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  1. I purchased the Ridgeline RTL and sold it after two months of troubled ownership. Below is my review of the vehicle:

    I found the interior cramped especially around the driving pedals — the parking brake pedal interferes with foot and leg movement. Try stretching your leg all the way out…tall guys can’t do it.

    The tailgate does not have a lock–good for thieves to steal — yes this does happen. Pop-a-Lock makes an after market install which requires drilling and is tough to install for the average guy.

    Ground Clearance is awful — 7 and a half inches. I pulled into a parking slot and the front end scraped on the cement-parking barrier. So much for any off-road or dirt road diving.

    The V6 engine with the 6-speed transmission is underpowered and not as smooth as expected.

    Spare tire is a tiny donut and not really good for any off road areas. Real Trucks come with a full-size spare if you want to go off-road.

    Option packages do not include an XM radio until you are in the RTL-T price range of $35,860. This is ludicrous, as the “lower” priced models of $30,000 to $34,000 don’t have a decent entertainment system. Any vehicle that is priced over $30K should at least have an XM radio. Also who really needs speakers in the truck bed? This is a California west coast design viewpoint that no one in the Midwest cares about.

    Towing capacity is very weak. There is no way to put an oil cooler or an ATF cooler on the Ridgeline RTL. They are not made for the RTL-T versions and below unless you buy the AWD high priced model.
    I called every Honda dealer in the area and there is no two wheel drive Honda part number for this needed ATF option. If you haul in the mountains, you take the chance of burning up your transmission. Honda puts a trailer hitch on the RTL but no trailer pigtail to plug the trailer lights into. A trailer plug is a dealer-installed option for an extra $500.00.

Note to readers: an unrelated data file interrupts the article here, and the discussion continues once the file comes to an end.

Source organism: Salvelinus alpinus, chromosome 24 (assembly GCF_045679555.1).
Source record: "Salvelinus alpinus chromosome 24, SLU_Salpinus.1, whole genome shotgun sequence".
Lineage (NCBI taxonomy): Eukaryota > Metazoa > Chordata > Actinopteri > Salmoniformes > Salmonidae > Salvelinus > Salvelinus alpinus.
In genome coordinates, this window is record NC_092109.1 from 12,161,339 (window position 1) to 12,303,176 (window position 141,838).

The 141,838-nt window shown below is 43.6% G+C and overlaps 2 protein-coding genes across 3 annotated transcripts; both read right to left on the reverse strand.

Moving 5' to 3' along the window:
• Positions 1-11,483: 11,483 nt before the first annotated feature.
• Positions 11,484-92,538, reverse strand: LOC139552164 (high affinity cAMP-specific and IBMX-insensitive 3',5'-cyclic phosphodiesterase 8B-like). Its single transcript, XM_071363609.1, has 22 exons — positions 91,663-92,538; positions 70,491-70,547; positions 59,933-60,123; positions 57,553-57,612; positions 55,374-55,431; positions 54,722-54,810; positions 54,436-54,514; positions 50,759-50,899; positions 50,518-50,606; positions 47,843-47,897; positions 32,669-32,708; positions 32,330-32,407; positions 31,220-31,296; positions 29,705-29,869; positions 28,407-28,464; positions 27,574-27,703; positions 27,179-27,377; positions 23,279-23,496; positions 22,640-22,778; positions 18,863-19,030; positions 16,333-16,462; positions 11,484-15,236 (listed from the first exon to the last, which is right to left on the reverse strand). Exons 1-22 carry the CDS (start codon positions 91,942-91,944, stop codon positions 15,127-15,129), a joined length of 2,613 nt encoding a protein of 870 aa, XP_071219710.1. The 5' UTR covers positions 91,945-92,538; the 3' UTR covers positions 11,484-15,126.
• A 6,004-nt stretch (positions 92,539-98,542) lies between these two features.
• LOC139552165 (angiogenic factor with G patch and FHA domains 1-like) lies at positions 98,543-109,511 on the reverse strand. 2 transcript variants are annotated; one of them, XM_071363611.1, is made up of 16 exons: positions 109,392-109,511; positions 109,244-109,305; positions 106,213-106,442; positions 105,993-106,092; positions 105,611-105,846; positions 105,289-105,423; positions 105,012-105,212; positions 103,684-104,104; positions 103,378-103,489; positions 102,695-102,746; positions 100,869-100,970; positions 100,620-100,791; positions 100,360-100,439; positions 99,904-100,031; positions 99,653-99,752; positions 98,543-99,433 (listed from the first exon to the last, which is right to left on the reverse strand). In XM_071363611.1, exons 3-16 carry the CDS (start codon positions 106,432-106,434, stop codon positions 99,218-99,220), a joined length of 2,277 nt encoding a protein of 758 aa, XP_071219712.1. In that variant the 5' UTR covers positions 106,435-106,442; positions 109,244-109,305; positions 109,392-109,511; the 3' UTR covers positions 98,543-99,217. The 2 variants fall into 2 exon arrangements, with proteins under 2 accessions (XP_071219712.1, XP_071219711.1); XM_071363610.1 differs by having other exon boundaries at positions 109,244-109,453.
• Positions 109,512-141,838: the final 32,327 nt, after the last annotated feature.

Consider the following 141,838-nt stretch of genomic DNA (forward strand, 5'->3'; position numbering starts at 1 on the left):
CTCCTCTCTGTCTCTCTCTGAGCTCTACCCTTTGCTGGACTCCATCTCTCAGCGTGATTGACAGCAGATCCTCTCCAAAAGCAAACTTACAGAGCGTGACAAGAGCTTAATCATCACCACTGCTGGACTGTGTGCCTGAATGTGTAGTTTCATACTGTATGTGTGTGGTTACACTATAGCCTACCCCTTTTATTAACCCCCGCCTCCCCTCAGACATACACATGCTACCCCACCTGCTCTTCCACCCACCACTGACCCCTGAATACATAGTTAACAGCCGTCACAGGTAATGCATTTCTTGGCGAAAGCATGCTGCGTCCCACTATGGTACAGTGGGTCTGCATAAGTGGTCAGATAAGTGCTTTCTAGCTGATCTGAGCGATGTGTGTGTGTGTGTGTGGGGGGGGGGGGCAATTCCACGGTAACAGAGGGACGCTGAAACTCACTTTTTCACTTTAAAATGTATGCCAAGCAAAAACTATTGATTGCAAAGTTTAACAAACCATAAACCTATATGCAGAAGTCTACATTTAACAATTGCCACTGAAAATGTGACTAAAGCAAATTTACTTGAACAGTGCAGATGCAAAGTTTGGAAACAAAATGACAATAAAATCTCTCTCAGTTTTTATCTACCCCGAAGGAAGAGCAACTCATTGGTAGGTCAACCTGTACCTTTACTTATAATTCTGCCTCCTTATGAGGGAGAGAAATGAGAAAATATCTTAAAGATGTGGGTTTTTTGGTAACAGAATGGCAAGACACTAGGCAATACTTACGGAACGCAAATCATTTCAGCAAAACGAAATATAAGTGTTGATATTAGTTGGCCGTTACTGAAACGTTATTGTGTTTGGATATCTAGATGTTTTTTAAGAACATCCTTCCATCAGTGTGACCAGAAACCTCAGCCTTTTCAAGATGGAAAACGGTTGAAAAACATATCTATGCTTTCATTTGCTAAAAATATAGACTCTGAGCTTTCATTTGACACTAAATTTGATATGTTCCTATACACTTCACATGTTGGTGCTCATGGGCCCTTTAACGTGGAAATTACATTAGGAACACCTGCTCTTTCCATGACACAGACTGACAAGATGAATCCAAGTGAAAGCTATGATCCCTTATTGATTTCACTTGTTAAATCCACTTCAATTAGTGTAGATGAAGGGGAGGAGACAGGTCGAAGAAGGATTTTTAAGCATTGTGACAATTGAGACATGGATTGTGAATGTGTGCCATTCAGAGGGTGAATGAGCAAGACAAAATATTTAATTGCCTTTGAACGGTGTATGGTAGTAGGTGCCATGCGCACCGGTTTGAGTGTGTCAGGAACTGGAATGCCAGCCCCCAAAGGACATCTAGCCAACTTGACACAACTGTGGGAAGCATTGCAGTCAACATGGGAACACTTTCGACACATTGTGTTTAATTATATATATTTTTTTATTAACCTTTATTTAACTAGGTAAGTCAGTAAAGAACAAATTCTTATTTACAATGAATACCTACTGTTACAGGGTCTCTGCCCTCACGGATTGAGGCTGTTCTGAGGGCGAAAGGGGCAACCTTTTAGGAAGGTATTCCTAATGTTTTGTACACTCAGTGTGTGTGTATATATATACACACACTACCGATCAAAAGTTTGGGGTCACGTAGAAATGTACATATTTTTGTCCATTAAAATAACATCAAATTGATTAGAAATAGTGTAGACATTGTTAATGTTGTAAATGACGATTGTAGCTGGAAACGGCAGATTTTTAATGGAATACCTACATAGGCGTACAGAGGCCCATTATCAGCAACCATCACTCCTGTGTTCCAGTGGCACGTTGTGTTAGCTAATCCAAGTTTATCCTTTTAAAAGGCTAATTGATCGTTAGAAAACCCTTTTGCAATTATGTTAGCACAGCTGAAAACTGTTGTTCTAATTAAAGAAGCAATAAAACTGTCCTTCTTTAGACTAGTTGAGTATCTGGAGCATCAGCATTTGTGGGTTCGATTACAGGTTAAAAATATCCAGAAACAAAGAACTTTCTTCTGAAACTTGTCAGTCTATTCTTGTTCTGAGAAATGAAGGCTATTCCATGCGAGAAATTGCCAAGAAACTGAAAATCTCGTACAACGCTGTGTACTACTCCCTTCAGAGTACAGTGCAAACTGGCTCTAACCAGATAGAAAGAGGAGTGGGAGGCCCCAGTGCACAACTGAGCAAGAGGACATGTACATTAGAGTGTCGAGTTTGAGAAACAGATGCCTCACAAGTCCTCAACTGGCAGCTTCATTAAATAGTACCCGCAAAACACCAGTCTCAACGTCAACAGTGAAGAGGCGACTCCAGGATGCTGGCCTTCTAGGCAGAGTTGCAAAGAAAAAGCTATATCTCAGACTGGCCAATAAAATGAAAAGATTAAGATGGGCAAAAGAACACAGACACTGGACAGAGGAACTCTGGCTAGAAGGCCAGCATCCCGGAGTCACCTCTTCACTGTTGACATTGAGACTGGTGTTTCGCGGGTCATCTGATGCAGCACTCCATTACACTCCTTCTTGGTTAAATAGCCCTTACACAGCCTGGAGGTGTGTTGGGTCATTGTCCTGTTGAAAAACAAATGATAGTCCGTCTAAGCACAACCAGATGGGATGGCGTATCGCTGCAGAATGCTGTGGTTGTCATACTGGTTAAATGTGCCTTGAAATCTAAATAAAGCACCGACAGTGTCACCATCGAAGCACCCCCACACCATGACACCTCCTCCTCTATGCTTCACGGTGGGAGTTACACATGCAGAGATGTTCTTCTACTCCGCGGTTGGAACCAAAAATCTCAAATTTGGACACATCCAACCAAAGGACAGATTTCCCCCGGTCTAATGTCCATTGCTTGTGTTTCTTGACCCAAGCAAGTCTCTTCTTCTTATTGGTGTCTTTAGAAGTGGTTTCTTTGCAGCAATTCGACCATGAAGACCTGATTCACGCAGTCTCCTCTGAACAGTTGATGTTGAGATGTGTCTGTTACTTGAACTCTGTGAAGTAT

The bed is too shallow to safely haul stuff and is not usable for stacking stuff up in the back. I tried to safely stack up firewood in the bed and it was too shallow. Also, with a full bed of stuff, I hoped I didn’t get a flat, as I would have to unload the entire bed to get to my donut spare. Can you imagine trying to change a flat on a busy highway after unloading your bed to get to the spare?

    Bottom Line: This “truck” is not a truck. The uni-body construction and front wheel drive are more of a sport utility vehicle. Was the Chevy El Camino or Ford Ranchero a real truck? How about the Subaru Brat or Ford Explorer Sport-Track? No, they were not real trucks. Just having an open bed does not make this a truck. My 2017 Ridgeline was underpowered and is for people who like the image of driving a vehicle that is truck-like in looks, but don’t need the utility of hauling or going to off road areas. I would call this a Sport Utility Vehicle, as it is just another Pilot but without the covered luggage area.

    My Ridgeline had front wheel drive alignment problems that took two trips to the dealer to fix. It had water leakage issues in the taillight and door alignment problems. I fixed the taillight water problem by tightening the screws. I fixed the door alignment issue by selling the vehicle. Final production line quality is left up to the dealer to fix and the owner to fix.

    I have had over 36 Honda vehicles…everything from Honda 600’s, Civics, Accords, Elements, and Pilots. I am a Honda guy, but this vehicle reminds me a whole lot of the Honda Passport. Honda quality and finish is not visible in the new Ridgeline. You need to check the internet and see how many used 2017 Ridgelines are showing up on used car lots as other owners become dissatisfied with their 2017 purchase. Honda Ridgeline 2018 sales are dropping like a rock dropped off a cliff. People are discovering that Honda did not build a rugged pickup, but a sport utility vehicle that is not a real truck. Finally go to the Honda Ridgeline Owner’s Forum and read the truth about the second generation Ridgeline.